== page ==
Stab Magazine | Kolohe Andino wins two contests, don't dig nicknames
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Kolohe Andino wins two contests, don’t dig nicknames

Kolohe Andino is, at this point in time, 24th on the ASP’s one-world-rankings. The boy-wonder from Cali has a Justin Bieber effect on surfing: Handsome and freakishly talented enough to stir hatred and jealousy from all angles (and receive the appropriate hatemail, be it via this website or similar and varied others). The sudden climb […]

news // Feb 22, 2016
Words by stab
Reading Time: 5 minutes

Kolohe Andino is, at this point in time, 24th on the ASP’s one-world-rankings. The boy-wonder from Cali has a Justin Bieber effect on surfing: Handsome and freakishly talented enough to stir hatred and jealousy from all angles (and receive the appropriate hatemail, be it via this website or similar and varied others). The sudden climb to 24th place is a direct result of back-to-back victories at two six-star events in Brazil, the second of which happened today. After putting out the feelers with a text that read “K-Lo, congrats on the double-up! Can I call you for a chat soon?”, Kolohe responded with “Now if you want”, followed by “And it’s Kolohe. Not K-Lo, not Koho.” Red-faced at being so abruptly called-out by a dude seven years my junior, I buzzed in before Kolohe jumped a plane outta Sao Paulo.

Stab: So you’re dancing with the big boys now.
Kolohe Andino: That’s what the ASP wrote, but I don’t know if it’s true. I’m 24th now and the lowest my total can be is, like, 21,600. If I don’t keep my result or if I lose first heat in Santa Cruz then I think it’ll work. But yeah, I’m not sure, guys could blow up, anything could go wrong. It can happen, it’s the ocean you’re dealing with. But I’m stoked with where I’m at right now.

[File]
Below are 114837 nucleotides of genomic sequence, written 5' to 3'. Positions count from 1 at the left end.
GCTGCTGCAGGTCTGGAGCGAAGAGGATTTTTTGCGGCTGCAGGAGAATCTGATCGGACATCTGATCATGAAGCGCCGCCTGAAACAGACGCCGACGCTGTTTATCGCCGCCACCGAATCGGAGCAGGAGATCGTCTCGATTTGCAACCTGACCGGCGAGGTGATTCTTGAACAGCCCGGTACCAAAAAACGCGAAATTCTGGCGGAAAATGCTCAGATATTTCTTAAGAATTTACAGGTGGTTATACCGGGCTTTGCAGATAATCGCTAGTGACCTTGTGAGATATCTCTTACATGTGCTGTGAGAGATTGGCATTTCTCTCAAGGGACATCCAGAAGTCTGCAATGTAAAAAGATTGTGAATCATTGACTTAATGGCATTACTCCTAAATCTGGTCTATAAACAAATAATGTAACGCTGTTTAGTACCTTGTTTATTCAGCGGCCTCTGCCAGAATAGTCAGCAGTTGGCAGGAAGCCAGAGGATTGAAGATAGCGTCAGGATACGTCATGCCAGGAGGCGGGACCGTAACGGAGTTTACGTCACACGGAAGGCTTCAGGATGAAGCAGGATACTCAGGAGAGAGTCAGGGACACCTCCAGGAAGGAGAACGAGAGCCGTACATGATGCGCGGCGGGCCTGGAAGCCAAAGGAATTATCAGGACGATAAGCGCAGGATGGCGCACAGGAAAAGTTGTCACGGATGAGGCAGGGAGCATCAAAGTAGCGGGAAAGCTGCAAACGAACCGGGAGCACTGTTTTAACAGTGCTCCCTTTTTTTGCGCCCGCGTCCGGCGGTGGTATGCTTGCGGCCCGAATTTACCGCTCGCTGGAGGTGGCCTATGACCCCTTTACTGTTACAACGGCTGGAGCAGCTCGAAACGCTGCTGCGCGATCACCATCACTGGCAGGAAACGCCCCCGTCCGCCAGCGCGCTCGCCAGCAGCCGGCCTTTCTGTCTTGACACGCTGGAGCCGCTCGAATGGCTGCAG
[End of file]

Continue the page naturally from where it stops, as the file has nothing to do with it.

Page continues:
Tell me about the last two events you just won. Well basically the first one was in the jungle. Like, gnarly jungle. Everything was wet and muddy, it was full of bugs – my dad, Ian Crane, Evan Geiselman, Luke Davis and I stayed at Wigolly Dantas’ house and it was pretty gruelling. The waves were suited to my surfing though, it was more wedgey rights. So I made some heats and was also in the final. The final was really bad, I got my first two scores in, like, five minutes. Then this last one, we went to Rio (De Janeiro) and it felt good to get some internet and get back into civilisation, to have bread and be able to walk around buildings and stuff. At the start of the second event the water was pretty warm, maybe trunkable, then yesterday it got colder, then today it was freezing. I never wear fullsuits in heats, ever, unless it’s freezing, and I was wearing one. So yeah, today the waves were a lot smaller but it was the most fun I had.

You and Gabriel have had a lot of comparisons. He qualified, won an event, then you go win two, back-to-back. Did Gabriel’s whole thing light a fire? Gabriel’s three months older than me and he made the tour five months earlier than me, so I’m only two months behind (laughs). Well, I’m actually really behind ’cause he won the France event. People ask me a lot about what I think about him and I, but honestly I’ve never been in a WT event (except for a wildcard showing at Lowers two years ago), for me to be in the same conversation as him is pretty cool because he’s won a WT event – he was the best in the world, at that event. Y’know, once I’ve won one of those, or two or three, then we can talk. He won those six-stars back-to-back at Lacanau and Zarautz and that definitely lit a fire. I lost to him with an interference at Lacanau and being there, watching him it definitely lit a fire. I was like, this is kinda heavy, I’m tripping. I was pretty baffled when he won France. I was half-way through the first six-star in Brazil and I was like, oh my gosh, I’m over here grovelling this stuff and he’s winning WT events. But that definitely lit a fire, I was like, I have to make the tour this year, I have to be at Snapper. So winning two six-stars back-to-back has improved my chances a lot.